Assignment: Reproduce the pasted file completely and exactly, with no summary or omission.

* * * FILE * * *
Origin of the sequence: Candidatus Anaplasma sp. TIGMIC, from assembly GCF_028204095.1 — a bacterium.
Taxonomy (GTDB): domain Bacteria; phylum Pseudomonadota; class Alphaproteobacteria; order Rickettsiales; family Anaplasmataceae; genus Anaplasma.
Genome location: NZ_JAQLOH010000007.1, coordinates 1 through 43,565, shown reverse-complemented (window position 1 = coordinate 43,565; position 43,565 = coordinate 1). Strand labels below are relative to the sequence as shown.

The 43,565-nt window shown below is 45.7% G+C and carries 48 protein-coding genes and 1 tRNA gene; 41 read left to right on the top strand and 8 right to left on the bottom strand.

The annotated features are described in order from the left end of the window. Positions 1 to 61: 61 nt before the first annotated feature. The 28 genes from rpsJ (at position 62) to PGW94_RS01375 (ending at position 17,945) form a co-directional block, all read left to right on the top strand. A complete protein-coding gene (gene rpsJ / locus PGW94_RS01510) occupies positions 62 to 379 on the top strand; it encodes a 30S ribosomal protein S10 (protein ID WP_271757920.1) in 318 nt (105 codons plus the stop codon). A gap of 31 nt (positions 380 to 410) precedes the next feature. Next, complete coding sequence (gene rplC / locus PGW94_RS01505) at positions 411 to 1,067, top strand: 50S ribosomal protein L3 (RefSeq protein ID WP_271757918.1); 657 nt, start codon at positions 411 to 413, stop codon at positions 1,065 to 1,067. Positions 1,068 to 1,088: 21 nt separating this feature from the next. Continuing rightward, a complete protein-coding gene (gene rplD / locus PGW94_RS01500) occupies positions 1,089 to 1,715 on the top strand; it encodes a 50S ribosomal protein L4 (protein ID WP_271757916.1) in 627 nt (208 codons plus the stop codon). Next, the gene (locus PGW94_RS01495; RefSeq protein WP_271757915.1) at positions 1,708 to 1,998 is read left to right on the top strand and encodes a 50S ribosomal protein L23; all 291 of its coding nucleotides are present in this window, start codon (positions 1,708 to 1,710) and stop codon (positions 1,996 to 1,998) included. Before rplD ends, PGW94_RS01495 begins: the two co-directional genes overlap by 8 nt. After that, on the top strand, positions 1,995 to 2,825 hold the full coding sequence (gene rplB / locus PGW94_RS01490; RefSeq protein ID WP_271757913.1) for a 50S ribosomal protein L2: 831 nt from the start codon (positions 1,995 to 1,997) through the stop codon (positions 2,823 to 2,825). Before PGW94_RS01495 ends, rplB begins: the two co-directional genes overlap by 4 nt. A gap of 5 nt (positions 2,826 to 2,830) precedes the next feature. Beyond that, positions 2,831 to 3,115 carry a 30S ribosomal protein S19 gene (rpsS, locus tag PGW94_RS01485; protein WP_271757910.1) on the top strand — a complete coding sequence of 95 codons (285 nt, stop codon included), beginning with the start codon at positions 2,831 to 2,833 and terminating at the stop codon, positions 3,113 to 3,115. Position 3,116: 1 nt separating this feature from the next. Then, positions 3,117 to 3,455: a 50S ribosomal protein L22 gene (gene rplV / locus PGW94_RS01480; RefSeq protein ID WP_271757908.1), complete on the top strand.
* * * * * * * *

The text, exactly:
Origin of the sequence: Candidatus Anaplasma sp. TIGMIC, from assembly GCF_028204095.1 — a bacterium.
Taxonomy (GTDB): domain Bacteria; phylum Pseudomonadota; class Alphaproteobacteria; order Rickettsiales; family Anaplasmataceae; genus Anaplasma.
Genome location: NZ_JAQLOH010000007.1, coordinates 1 through 43,565, shown reverse-complemented (window position 1 = coordinate 43,565; position 43,565 = coordinate 1). Strand labels below are relative to the sequence as shown.

The 43,565-nt window shown below is 45.7% G+C and carries 48 protein-coding genes and 1 tRNA gene; 41 read left to right on the top strand and 8 right to left on the bottom strand.

The annotated features are described in order from the left end of the window. Positions 1 to 61: 61 nt before the first annotated feature. The 28 genes from rpsJ (at position 62) to PGW94_RS01375 (ending at position 17,945) form a co-directional block, all read left to right on the top strand. A complete protein-coding gene (gene rpsJ / locus PGW94_RS01510) occupies positions 62 to 379 on the top strand; it encodes a 30S ribosomal protein S10 (protein ID WP_271757920.1) in 318 nt (105 codons plus the stop codon). A gap of 31 nt (positions 380 to 410) precedes the next feature. Next, complete coding sequence (gene rplC / locus PGW94_RS01505) at positions 411 to 1,067, top strand: 50S ribosomal protein L3 (RefSeq protein ID WP_271757918.1); 657 nt, start codon at positions 411 to 413, stop codon at positions 1,065 to 1,067. Positions 1,068 to 1,088: 21 nt separating this feature from the next. Continuing rightward, a complete protein-coding gene (gene rplD / locus PGW94_RS01500) occupies positions 1,089 to 1,715 on the top strand; it encodes a 50S ribosomal protein L4 (protein ID WP_271757916.1) in 627 nt (208 codons plus the stop codon). Next, the gene (locus PGW94_RS01495; RefSeq protein WP_271757915.1) at positions 1,708 to 1,998 is read left to right on the top strand and encodes a 50S ribosomal protein L23; all 291 of its coding nucleotides are present in this window, start codon (positions 1,708 to 1,710) and stop codon (positions 1,996 to 1,998) included. Before rplD ends, PGW94_RS01495 begins: the two co-directional genes overlap by 8 nt. After that, on the top strand, positions 1,995 to 2,825 hold the full coding sequence (gene rplB / locus PGW94_RS01490; RefSeq protein ID WP_271757913.1) for a 50S ribosomal protein L2: 831 nt from the start codon (positions 1,995 to 1,997) through the stop codon (positions 2,823 to 2,825). Before PGW94_RS01495 ends, rplB begins: the two co-directional genes overlap by 4 nt. A gap of 5 nt (positions 2,826 to 2,830) precedes the next feature. Beyond that, positions 2,831 to 3,115 carry a 30S ribosomal protein S19 gene (rpsS, locus tag PGW94_RS01485; protein WP_271757910.1) on the top strand — a complete coding sequence of 95 codons (285 nt, stop codon included), beginning with the start codon at positions 2,831 to 2,833 and terminating at the stop codon, positions 3,113 to 3,115. Position 3,116: 1 nt separating this feature from the next. Then, positions 3,117 to 3,455: a 50S ribosomal protein L22 gene (gene rplV / locus PGW94_RS01480; RefSeq protein ID WP_271757908.1), complete on the top strand.